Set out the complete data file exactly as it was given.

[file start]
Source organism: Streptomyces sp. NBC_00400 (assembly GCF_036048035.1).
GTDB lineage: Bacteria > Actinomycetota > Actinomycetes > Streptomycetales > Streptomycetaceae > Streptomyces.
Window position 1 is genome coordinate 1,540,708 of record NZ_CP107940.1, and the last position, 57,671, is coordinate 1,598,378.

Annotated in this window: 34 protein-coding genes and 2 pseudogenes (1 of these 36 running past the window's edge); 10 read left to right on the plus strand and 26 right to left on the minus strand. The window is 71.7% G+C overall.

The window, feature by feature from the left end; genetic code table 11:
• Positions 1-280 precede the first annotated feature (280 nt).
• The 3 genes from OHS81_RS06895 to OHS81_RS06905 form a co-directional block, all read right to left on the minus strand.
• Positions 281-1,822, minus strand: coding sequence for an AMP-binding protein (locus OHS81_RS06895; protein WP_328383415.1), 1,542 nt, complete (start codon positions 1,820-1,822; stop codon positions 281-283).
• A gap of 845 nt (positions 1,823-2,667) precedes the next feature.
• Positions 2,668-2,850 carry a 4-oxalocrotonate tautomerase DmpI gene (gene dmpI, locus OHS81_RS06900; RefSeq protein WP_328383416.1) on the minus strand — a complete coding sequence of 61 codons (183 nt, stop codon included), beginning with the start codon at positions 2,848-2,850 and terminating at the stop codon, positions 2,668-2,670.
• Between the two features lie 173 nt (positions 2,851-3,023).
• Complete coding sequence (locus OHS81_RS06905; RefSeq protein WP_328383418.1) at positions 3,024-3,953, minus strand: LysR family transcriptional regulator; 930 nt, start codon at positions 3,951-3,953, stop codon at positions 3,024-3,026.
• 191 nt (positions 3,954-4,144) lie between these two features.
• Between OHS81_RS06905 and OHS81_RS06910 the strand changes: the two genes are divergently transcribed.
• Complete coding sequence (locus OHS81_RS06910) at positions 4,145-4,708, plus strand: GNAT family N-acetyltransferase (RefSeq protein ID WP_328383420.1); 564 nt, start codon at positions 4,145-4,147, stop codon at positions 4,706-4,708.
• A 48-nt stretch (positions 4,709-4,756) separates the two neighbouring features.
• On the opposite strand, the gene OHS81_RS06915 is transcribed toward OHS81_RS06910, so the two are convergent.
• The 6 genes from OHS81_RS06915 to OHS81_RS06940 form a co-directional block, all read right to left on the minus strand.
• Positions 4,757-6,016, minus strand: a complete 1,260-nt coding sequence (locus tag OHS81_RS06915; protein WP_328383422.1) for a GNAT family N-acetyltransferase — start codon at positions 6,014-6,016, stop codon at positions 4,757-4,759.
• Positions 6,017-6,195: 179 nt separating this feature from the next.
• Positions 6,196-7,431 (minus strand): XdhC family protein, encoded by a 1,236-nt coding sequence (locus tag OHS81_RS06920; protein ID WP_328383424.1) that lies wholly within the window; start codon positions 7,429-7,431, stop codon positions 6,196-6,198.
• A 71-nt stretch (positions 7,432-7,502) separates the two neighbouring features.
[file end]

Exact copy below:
Source organism: Streptomyces sp. NBC_00400 (assembly GCF_036048035.1).
GTDB lineage: Bacteria > Actinomycetota > Actinomycetes > Streptomycetales > Streptomycetaceae > Streptomyces.
Window position 1 is genome coordinate 1,540,708 of record NZ_CP107940.1, and the last position, 57,671, is coordinate 1,598,378.

Annotated in this window: 34 protein-coding genes and 2 pseudogenes (1 of these 36 running past the window's edge); 10 read left to right on the plus strand and 26 right to left on the minus strand. The window is 71.7% G+C overall.

The window, feature by feature from the left end; genetic code table 11:
• Positions 1-280 precede the first annotated feature (280 nt).
• The 3 genes from OHS81_RS06895 to OHS81_RS06905 form a co-directional block, all read right to left on the minus strand.
• Positions 281-1,822, minus strand: coding sequence for an AMP-binding protein (locus OHS81_RS06895; protein WP_328383415.1), 1,542 nt, complete (start codon positions 1,820-1,822; stop codon positions 281-283).
• A gap of 845 nt (positions 1,823-2,667) precedes the next feature.
• Positions 2,668-2,850 carry a 4-oxalocrotonate tautomerase DmpI gene (gene dmpI, locus OHS81_RS06900; RefSeq protein WP_328383416.1) on the minus strand — a complete coding sequence of 61 codons (183 nt, stop codon included), beginning with the start codon at positions 2,848-2,850 and terminating at the stop codon, positions 2,668-2,670.
• Between the two features lie 173 nt (positions 2,851-3,023).
• Complete coding sequence (locus OHS81_RS06905; RefSeq protein WP_328383418.1) at positions 3,024-3,953, minus strand: LysR family transcriptional regulator; 930 nt, start codon at positions 3,951-3,953, stop codon at positions 3,024-3,026.
• 191 nt (positions 3,954-4,144) lie between these two features.
• Between OHS81_RS06905 and OHS81_RS06910 the strand changes: the two genes are divergently transcribed.
• Complete coding sequence (locus OHS81_RS06910) at positions 4,145-4,708, plus strand: GNAT family N-acetyltransferase (RefSeq protein ID WP_328383420.1); 564 nt, start codon at positions 4,145-4,147, stop codon at positions 4,706-4,708.
• A 48-nt stretch (positions 4,709-4,756) separates the two neighbouring features.
• On the opposite strand, the gene OHS81_RS06915 is transcribed toward OHS81_RS06910, so the two are convergent.
• The 6 genes from OHS81_RS06915 to OHS81_RS06940 form a co-directional block, all read right to left on the minus strand.
• Positions 4,757-6,016, minus strand: a complete 1,260-nt coding sequence (locus tag OHS81_RS06915; protein WP_328383422.1) for a GNAT family N-acetyltransferase — start codon at positions 6,014-6,016, stop codon at positions 4,757-4,759.
• Positions 6,017-6,195: 179 nt separating this feature from the next.
• Positions 6,196-7,431 (minus strand): XdhC family protein, encoded by a 1,236-nt coding sequence (locus tag OHS81_RS06920; protein ID WP_328383424.1) that lies wholly within the window; start codon positions 7,429-7,431, stop codon positions 6,196-6,198.
• A 71-nt stretch (positions 7,432-7,502) separates the two neighbouring features.